The Effect Of Movement On Student Learning

2101 words - 8 pages

Movement is one of the most highly debated topics among teachers today, as every individual has his/her own opinions in their teaching philosophy. Teachers must get around barriers caused by the high priorities of standardized testing and low effort to include movement in their classroom; therefore, it puts too much stress on the general education teachers. There are insufficient amounts of space to complete activities requiring movement when in a classroom; therefore, the teachers are incapable of safely navigating students around the room. Some students will refuse to participate in different physical activities, causing frustration when teachers are trying to plan full class activities, and this takes away from academic instruction. It is often that educators exclude these physical activities from the classroom due to stress that is put on the schools to perform higher academically; however, studies show exercise may be a large factor in the student’s performance. There are so many ways to incorporate movement into the lessons that increase the students’ academic achievements while motivating them. As space is limited in the classroom, during the warmer months, teachers can use the outdoors as an engaging experience to refresh the students’ minds and prepare them for new lessons. Physical activities can also be used to reinforce information that was previously taught during lessons to increase the student’s knowledge of the topic. Opinions vary from one person to another, but there is only one way to find the effects that exercise has on the student’s abilities. Physical activity should be incorporated into the classroom because it promotes cognition and academic achievement, improves student behavior and attitude, and refocuses the students.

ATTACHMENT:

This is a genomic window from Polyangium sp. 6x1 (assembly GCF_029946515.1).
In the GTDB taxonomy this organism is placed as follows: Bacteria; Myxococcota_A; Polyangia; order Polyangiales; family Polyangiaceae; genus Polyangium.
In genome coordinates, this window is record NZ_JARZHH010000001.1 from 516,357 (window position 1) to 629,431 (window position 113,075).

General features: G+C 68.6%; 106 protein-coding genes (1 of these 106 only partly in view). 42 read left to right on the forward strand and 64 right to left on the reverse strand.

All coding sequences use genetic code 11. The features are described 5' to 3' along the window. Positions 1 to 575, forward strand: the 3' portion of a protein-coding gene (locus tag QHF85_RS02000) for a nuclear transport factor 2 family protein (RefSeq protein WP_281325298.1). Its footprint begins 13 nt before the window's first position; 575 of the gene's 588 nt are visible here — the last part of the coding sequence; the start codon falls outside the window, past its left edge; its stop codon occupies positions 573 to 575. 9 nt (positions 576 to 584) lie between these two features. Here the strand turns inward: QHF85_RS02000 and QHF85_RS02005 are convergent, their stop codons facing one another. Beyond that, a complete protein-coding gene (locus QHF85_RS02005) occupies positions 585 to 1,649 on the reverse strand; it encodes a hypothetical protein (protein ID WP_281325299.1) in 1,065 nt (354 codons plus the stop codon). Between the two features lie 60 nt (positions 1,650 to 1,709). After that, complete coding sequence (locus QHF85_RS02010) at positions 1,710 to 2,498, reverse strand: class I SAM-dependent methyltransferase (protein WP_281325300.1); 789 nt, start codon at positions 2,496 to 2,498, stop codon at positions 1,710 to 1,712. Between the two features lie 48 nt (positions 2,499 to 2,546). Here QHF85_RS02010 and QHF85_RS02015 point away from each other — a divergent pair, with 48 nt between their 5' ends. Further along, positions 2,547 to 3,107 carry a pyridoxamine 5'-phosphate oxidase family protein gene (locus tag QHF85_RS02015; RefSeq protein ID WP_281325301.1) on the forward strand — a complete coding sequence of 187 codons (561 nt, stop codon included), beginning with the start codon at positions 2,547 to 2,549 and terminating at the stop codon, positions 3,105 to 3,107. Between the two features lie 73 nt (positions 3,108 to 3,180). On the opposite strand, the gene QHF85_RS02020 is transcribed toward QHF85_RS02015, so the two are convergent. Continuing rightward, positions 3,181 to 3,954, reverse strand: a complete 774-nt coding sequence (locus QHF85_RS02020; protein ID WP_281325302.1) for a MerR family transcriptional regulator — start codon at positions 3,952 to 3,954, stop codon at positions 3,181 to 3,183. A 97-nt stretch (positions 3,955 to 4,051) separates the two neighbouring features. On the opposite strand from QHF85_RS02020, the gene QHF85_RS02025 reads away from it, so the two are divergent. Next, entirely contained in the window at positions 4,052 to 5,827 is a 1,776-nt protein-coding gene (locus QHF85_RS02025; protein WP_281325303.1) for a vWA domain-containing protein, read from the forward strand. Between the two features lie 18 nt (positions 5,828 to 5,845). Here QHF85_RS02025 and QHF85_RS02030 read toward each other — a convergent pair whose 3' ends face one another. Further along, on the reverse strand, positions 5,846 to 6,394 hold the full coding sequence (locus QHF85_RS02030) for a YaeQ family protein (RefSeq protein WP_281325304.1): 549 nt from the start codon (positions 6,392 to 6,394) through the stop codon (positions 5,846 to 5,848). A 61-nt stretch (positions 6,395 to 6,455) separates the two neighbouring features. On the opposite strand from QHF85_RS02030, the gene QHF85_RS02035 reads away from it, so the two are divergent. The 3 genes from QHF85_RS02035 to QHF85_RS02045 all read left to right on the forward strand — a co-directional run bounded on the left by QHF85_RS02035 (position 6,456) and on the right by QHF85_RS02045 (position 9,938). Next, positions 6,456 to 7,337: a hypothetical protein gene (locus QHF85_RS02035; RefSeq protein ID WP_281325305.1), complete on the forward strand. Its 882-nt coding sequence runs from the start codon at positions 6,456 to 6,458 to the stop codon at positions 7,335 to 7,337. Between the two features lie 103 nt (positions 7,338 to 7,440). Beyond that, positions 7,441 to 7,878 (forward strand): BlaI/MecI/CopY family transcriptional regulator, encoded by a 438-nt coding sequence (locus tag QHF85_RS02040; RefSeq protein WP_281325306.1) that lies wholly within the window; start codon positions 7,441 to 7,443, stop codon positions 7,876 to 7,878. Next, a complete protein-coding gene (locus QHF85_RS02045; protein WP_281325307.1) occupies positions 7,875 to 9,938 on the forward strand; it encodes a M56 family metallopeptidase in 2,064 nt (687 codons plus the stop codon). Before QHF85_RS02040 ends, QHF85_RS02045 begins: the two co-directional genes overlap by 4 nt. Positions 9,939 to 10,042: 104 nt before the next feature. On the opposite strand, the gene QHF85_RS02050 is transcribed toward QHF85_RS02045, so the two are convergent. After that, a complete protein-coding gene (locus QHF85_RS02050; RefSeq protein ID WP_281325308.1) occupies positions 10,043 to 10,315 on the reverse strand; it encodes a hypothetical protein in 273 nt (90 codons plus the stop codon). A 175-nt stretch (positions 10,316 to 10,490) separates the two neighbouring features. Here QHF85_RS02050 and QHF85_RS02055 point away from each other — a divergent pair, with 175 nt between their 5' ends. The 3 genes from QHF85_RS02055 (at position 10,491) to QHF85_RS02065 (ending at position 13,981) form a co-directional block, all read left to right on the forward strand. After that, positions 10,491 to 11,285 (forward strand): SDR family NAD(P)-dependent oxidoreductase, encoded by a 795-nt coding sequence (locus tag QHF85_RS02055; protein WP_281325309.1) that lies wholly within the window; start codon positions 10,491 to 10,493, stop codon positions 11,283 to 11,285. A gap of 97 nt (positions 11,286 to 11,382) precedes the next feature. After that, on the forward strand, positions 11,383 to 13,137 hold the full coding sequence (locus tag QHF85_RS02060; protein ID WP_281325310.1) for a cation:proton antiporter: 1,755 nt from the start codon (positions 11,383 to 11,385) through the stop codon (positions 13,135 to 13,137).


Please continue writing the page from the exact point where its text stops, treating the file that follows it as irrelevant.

Cognition, the mental process of knowing, is greatly affected by movement due to the brain activity involved. A study showing the improvement in cognition took place in a rural area of Hartford, South Dakota, during 2004-2005. Those involved were nineteen second grade students, all from middle socio-economic status families. For the experiment there were two separate classrooms; one was controlled, and the other experimented in movement curriculum such as Brain Gym activities. Evaluations of beginning work was done “to determine students’ progress, evaluate, plan instruction, and make changes.” They were “also used to communicate with the parents about their child’s progress” (Spielmann, 2004, p.32). All parents were informed that the Brain Gym activities would not affect the students’ grades. The teacher used the school’s guidelines as well as the second grade curriculum when integrating the Brain Gym. During the process of this study students were encouraged to participate in the activities every morning. The teacher explained to the students how to do the morning activities, and then they would complete them and follow the exercise with a journal writing session in...

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